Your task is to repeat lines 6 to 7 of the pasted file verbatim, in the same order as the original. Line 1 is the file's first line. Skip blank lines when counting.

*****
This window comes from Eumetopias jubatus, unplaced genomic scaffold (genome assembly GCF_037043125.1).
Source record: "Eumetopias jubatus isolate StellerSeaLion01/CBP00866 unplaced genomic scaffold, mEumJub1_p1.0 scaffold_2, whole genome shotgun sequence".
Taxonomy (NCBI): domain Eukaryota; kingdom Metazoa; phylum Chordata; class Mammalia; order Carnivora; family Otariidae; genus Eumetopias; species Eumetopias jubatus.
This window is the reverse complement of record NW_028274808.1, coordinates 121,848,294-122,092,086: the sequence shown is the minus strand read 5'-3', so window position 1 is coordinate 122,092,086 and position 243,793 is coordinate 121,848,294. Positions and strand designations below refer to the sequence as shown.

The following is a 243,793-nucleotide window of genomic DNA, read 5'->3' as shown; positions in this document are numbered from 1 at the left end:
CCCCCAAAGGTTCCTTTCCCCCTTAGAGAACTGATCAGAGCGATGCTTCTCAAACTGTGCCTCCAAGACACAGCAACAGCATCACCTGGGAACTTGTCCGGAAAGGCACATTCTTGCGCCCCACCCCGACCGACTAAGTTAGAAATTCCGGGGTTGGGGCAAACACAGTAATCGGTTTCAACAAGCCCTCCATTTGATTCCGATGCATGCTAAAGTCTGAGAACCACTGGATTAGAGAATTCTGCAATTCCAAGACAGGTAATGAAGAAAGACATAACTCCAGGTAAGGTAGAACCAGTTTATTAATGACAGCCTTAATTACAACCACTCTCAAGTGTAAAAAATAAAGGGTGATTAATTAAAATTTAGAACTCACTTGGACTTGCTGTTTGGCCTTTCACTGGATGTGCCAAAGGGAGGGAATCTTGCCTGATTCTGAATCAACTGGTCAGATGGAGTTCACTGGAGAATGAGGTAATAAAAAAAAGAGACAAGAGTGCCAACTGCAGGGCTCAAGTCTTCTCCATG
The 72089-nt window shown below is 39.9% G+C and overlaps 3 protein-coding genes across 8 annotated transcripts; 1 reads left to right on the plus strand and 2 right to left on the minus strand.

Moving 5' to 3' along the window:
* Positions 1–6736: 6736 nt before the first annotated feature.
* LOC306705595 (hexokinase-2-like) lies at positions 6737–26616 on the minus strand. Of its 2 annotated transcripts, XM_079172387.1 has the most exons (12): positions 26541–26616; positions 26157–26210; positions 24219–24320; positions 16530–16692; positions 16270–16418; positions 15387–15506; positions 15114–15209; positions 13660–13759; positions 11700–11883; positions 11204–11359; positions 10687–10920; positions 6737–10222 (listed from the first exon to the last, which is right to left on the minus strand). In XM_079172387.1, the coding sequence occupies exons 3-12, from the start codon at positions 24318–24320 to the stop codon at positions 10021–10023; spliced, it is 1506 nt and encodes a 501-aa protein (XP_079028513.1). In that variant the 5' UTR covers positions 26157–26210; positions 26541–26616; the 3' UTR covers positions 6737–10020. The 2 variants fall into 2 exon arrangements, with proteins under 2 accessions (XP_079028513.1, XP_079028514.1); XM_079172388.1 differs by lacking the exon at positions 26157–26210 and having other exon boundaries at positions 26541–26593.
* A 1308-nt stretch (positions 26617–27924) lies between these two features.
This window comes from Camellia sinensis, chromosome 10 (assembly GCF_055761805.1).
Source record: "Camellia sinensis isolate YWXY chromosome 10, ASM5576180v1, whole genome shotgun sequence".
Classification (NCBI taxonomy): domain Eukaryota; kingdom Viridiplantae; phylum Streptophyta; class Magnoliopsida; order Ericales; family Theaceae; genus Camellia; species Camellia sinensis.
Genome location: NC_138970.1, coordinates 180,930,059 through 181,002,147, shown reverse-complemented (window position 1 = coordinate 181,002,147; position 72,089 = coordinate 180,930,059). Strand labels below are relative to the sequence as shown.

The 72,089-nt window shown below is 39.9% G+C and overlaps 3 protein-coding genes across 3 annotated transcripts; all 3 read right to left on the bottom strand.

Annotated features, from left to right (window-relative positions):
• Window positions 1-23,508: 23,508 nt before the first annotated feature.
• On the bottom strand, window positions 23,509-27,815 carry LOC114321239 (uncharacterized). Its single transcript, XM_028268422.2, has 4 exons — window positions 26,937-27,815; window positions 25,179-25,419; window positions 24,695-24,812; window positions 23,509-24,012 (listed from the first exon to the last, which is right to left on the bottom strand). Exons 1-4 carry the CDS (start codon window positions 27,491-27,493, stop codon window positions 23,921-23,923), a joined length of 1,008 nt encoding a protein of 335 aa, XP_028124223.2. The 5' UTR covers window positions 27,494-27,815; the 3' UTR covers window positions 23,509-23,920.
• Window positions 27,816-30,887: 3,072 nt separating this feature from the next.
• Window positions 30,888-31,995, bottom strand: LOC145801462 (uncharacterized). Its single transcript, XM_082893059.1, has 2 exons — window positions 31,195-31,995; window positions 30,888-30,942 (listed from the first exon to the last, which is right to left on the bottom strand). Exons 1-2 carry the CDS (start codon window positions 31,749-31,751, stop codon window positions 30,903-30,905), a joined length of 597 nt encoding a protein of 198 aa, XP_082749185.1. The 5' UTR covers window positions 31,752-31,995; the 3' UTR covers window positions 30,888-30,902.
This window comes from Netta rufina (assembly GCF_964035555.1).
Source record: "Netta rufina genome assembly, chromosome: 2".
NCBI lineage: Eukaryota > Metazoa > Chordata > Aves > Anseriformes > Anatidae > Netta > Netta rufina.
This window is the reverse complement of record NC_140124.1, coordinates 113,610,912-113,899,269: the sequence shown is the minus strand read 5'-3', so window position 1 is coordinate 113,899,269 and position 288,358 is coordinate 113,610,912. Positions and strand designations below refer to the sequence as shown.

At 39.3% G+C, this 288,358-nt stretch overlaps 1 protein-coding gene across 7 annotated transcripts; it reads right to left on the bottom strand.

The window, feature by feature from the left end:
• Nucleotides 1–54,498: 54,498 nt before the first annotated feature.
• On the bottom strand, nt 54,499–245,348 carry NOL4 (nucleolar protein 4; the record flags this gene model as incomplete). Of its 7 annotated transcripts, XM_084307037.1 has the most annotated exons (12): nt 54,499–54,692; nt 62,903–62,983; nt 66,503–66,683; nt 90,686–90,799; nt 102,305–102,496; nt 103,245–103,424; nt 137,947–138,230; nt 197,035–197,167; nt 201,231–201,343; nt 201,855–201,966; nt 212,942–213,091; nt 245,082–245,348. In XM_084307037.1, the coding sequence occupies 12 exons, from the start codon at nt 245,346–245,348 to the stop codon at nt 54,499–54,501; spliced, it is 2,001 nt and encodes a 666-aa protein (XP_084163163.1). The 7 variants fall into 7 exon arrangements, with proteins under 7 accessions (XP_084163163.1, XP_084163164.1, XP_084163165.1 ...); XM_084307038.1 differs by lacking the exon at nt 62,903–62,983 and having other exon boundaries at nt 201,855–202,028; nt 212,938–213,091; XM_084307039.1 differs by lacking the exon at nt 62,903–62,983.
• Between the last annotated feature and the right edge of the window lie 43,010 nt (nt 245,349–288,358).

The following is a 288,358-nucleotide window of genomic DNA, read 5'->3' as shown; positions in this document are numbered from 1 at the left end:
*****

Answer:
CCCCCAAAGGTTCCTTTCCCCCTTAGAGAACTGATCAGAGCGATGCTTCTCAAACTGTGCCTCCAAGACACAGCAACAGCATCACCTGGGAACTTGTCCGGAAAGGCACATTCTTGCGCCCCACCCCGACCGACTAAGTTAGAAATTCCGGGGTTGGGGCAAACACAGTAATCGGTTTCAACAAGCCCTCCATTTGATTCCGATGCATGCTAAAGTCTGAGAACCACTGGATTAGAGAATTCTGCAATTCCAAGACAGGTAATGAAGAAAGACATAACTCCAGGTAAGGTAGAACCAGTTTATTAATGACAGCCTTAATTACAACCACTCTCAAGTGTAAAAAATAAAGGGTGATTAATTAAAATTTAGAACTCACTTGGACTTGCTGTTTGGCCTTTCACTGGATGTGCCAAAGGGAGGGAATCTTGCCTGATTCTGAATCAACTGGTCAGATGGAGTTCACTGGAGAATGAGGTAATAAAAAAAAGAGACAAGAGTGCCAACTGCAGGGCTCAAGTCTTCTCCATG
The 72089-nt window shown below is 39.9% G+C and overlaps 3 protein-coding genes across 8 annotated transcripts; 1 reads left to right on the plus strand and 2 right to left on the minus strand.